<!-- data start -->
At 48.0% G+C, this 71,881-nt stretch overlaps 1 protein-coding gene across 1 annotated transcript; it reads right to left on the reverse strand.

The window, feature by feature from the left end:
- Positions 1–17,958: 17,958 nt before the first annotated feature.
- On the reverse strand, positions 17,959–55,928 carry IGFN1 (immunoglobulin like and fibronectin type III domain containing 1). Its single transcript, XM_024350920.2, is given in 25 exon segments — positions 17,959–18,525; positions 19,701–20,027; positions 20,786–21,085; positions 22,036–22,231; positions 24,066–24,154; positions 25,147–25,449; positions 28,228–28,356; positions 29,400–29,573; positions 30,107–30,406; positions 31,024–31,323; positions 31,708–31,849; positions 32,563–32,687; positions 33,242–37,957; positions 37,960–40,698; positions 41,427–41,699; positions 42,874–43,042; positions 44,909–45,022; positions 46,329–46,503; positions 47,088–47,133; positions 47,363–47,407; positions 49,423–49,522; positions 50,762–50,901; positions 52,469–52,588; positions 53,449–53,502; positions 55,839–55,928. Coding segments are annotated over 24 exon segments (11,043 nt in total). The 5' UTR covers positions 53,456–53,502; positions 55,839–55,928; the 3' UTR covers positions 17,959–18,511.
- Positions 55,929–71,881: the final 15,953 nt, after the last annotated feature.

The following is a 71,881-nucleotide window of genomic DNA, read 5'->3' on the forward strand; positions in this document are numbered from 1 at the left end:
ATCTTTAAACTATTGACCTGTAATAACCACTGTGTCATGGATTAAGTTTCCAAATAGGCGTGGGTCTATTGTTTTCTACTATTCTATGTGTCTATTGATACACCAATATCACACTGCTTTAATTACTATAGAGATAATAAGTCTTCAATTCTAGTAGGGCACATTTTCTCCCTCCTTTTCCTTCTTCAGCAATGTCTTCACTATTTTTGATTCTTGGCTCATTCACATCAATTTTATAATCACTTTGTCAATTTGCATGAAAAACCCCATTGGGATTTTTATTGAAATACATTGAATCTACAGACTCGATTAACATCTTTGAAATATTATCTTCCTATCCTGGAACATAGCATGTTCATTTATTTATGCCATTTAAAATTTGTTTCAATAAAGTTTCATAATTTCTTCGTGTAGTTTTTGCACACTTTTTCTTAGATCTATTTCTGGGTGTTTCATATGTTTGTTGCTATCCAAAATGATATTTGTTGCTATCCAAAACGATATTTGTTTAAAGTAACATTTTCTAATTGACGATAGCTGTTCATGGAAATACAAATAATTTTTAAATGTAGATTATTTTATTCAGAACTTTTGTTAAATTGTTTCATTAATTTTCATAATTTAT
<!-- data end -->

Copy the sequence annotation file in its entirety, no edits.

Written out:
At 48.0% G+C, this 71,881-nt stretch overlaps 1 protein-coding gene across 1 annotated transcript; it reads right to left on the reverse strand.

The window, feature by feature from the left end:
- Positions 1–17,958: 17,958 nt before the first annotated feature.
- On the reverse strand, positions 17,959–55,928 carry IGFN1 (immunoglobulin like and fibronectin type III domain containing 1). Its single transcript, XM_024350920.2, is given in 25 exon segments — positions 17,959–18,525; positions 19,701–20,027; positions 20,786–21,085; positions 22,036–22,231; positions 24,066–24,154; positions 25,147–25,449; positions 28,228–28,356; positions 29,400–29,573; positions 30,107–30,406; positions 31,024–31,323; positions 31,708–31,849; positions 32,563–32,687; positions 33,242–37,957; positions 37,960–40,698; positions 41,427–41,699; positions 42,874–43,042; positions 44,909–45,022; positions 46,329–46,503; positions 47,088–47,133; positions 47,363–47,407; positions 49,423–49,522; positions 50,762–50,901; positions 52,469–52,588; positions 53,449–53,502; positions 55,839–55,928. Coding segments are annotated over 24 exon segments (11,043 nt in total). The 5' UTR covers positions 53,456–53,502; positions 55,839–55,928; the 3' UTR covers positions 17,959–18,511.
- Positions 55,929–71,881: the final 15,953 nt, after the last annotated feature.

The following is a 71,881-nucleotide window of genomic DNA, read 5'->3' on the forward strand; positions in this document are numbered from 1 at the left end:
ATCTTTAAACTATTGACCTGTAATAACCACTGTGTCATGGATTAAGTTTCCAAATAGGCGTGGGTCTATTGTTTTCTACTATTCTATGTGTCTATTGATACACCAATATCACACTGCTTTAATTACTATAGAGATAATAAGTCTTCAATTCTAGTAGGGCACATTTTCTCCCTCCTTTTCCTTCTTCAGCAATGTCTTCACTATTTTTGATTCTTGGCTCATTCACATCAATTTTATAATCACTTTGTCAATTTGCATGAAAAACCCCATTGGGATTTTTATTGAAATACATTGAATCTACAGACTCGATTAACATCTTTGAAATATTATCTTCCTATCCTGGAACATAGCATGTTCATTTATTTATGCCATTTAAAATTTGTTTCAATAAAGTTTCATAATTTCTTCGTGTAGTTTTTGCACACTTTTTCTTAGATCTATTTCTGGGTGTTTCATATGTTTGTTGCTATCCAAAATGATATTTGTTGCTATCCAAAACGATATTTGTTTAAAGTAACATTTTCTAATTGACGATAGCTGTTCATGGAAATACAAATAATTTTTAAATGTAGATTATTTTATTCAGAACTTTTGTTAAATTGTTTCATTAATTTTCATAATTTAT